Francesca walked down the main street, looking desperately for a pharmacy where she could buy a bottle of aspirin–something to alleviate the splitting headache she’d developed during the shoot. She was still wearing her work clothes–long, skinny white jeans, a slouchy Alexander Wang navy t-shirt, and K Jacques sandals, but she’d left her big Bottega bag in her hotel room and carried only her zippered Valextra wallet. She’d spotted the green sign of a pharmacy about a block down the street when she heard someone calling her name.
She looked across the street to a sidewalk cafe. A man waved at her and she walked across to meet him, realizing as she walked that it was Bruno, the boy who had lived in the villa next to the one Marco and Letizia rented when they were children. Bruno was Ricci’s age, several years older than Francesca, and she hadn’t seen him since the summer before he’d left for university, when she was only thirteen.
“Bruno!” she smiled. “How did you possibly recognize me?”
He smiled sheepishly, gesturing to the chair next to his. “I guessed,” he answered. “I figured, here’s a beautiful woman, walking down the street like the ghost of a girl I knew in Capri, the worst thing that could happen would be that you kept walking.”
She ordered a limonata from the waiter. “I still can’t believe it. It’s been ages. What are you doing now?”
“I’m working for a bank,” he answered, vaguely, and Francesca knew from his dismissive tone that he did something similar to her brother, and it was the kind of work one didn’t care to talk about. “But you, you’re a big photographer now,” he said.
“Hardly,” she replied modestly. “How did you know that? I don’t imagine you read fashion magazines.”
“I’ve kept in touch with your brother. He’s told me about your career. You were such a funny little kid,” Bruno said.
“You keep in touch with Ricci? Or Michele?”
“Ricci. We ran into each other at a meeting several years ago. I live in Roma now, but I call him when I visit Milano. I’m surprised I’ve never run into you there.”
“I travel a lot,” Francesca explained. Also, she did not explain, she lived five minutes from Ricci and hardly ever saw him. She wasn’t surprised at all.
Bruno had been a gawky teenager–she remembered that distinctly. He was a nerd, so her brother had reluctantly recruited him as a sidekick, primarily because he had a boat. It was just a dinghy, but it meant that Ricci wouldn’t have to ask Marco to borrow his tender, an advantage that more than compensated for the size of the boat. If Bruno had had a dinghy as a child, Francesca was pretty sure he now had a yacht. All traces of his former awkwardness had been polished out by education and corporate life, and he seemed entirely comfortable and confident sitting across from her, all Rolex Milgauss and Lacoste polo, a successful businessman on holiday. “What are you doing in Capri?” she asked him.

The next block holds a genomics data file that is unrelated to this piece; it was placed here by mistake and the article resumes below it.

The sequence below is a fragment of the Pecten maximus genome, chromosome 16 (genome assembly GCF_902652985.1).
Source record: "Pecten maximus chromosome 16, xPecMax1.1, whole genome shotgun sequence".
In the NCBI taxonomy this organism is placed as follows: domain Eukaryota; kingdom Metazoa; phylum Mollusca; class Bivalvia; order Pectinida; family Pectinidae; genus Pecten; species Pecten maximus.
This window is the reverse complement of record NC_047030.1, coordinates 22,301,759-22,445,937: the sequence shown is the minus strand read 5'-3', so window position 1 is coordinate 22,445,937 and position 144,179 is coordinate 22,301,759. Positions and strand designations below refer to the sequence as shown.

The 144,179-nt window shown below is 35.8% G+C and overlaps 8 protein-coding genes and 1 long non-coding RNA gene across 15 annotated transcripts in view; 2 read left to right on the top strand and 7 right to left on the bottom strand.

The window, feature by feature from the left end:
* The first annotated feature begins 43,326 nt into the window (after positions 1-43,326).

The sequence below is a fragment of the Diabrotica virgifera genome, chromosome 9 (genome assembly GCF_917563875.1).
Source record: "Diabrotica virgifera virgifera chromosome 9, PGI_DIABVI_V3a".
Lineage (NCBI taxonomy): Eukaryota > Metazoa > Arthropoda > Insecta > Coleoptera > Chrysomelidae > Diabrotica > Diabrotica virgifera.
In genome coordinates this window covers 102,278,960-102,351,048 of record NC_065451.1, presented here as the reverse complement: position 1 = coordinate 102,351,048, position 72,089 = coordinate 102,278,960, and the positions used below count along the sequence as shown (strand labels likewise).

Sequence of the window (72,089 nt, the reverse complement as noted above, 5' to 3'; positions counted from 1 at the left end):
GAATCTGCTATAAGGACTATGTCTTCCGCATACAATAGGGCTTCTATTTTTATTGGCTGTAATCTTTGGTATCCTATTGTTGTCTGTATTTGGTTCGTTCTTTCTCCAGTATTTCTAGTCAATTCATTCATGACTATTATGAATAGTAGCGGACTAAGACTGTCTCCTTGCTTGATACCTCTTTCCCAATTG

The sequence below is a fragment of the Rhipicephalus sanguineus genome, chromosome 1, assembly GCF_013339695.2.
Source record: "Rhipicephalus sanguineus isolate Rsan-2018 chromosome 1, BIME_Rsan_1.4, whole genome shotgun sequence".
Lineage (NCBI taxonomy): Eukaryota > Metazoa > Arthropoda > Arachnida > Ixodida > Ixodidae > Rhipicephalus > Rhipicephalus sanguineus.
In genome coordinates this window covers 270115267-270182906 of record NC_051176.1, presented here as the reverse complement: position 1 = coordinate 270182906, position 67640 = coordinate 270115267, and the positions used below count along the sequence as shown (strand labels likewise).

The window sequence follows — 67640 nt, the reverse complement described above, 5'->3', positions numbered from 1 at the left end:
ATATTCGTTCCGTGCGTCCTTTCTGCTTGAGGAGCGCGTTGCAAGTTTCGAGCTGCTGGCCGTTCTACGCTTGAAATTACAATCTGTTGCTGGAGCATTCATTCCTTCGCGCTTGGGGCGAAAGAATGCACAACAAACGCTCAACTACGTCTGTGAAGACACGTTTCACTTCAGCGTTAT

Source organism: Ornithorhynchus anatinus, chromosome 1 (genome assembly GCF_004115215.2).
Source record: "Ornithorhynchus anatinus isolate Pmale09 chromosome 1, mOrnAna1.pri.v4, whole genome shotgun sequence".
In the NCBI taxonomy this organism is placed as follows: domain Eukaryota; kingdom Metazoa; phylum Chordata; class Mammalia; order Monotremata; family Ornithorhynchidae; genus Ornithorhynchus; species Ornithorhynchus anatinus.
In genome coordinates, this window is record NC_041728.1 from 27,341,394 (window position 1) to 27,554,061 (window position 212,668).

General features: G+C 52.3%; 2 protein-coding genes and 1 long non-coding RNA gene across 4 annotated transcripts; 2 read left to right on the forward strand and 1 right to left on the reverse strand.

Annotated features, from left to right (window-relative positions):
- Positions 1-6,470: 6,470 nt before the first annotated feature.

“I was in Napoli closing a deal,” Bruno explained, “and I promised my girlfriend we could come here for a few days when I was done.”
Francesca looked around and began to stand up. “I’m sorry,” she said, “I didn’t mean to interrupt–”
“Oh no,” he said. “She gets in tomorrow morning. I finished up early today so I came over this afternoon.” He paused. “What are you doing here?”
“Work,” she answered. “Just work, unfortunately. But I thought about wandering over to the old neighborhood and seeing what it looks like now.”
Bruno’s face lit up. “I’ll go with you,” he offered. “My parents sold their place about ten years ago–some Germans made them an offer that they couldn’t refuse–so I haven’t been back there since.”
“Oh, good,” Francesca said. “I’m not entirely sure I could remember how to get there any more. It’s been such a long time.”
“We can take my scooter–for old times,” Bruno said, gesturing to a black Vespa parked nearby.
They drove across the island quickly, with Bruno taking the back roads and shortcuts–Francesca remembered he had been obsessed with maps and orienteering, another reason Ricci found him useful. With the wind in her hair she forgot all about her headache. Bruno pulled onto the street where they used to spend their summers and parked the scooter halfway between the two villas. They seemed both more and less imposing than they had when she was a child, she thought–more, simply because of all the work the new owners had done to the homes, lots of additions and landscaping, a swimming pool at Bruno’s old house and a tennis court at Marco’s. But the house that had seemed so endless to her as a child, where she could hide for hours on rainy days and never be found because it had so many rooms, that same house looked small now in light of all the other massive homes she’d seen in the years since. She and Bruno stood silently in front of the houses.
“I thought it would help me remember him if I came here,” Francesca said flatly.
Bruno looked at her quizzically.
“My father,” she explained. “You wouldn’t remember. We came here with him, before Marco. He died when I was eight.”
“You’re right,” he said. “I’m sorry I don’t remember. I knew your father was dead, but I didn’t know him. I always thought you lived with Marco and his family.”
“Only on holiday,” she answered, a little too quickly. “Hey,” she said. “Let’s go. There’s a party tonight that the magazine is throwing. You should come with me. It’s going to be fun–they’ve hired a yacht.”
Bruno laughed. “You know I’ll do anything if it involves a boat.”
“I remember that about you. Come on.”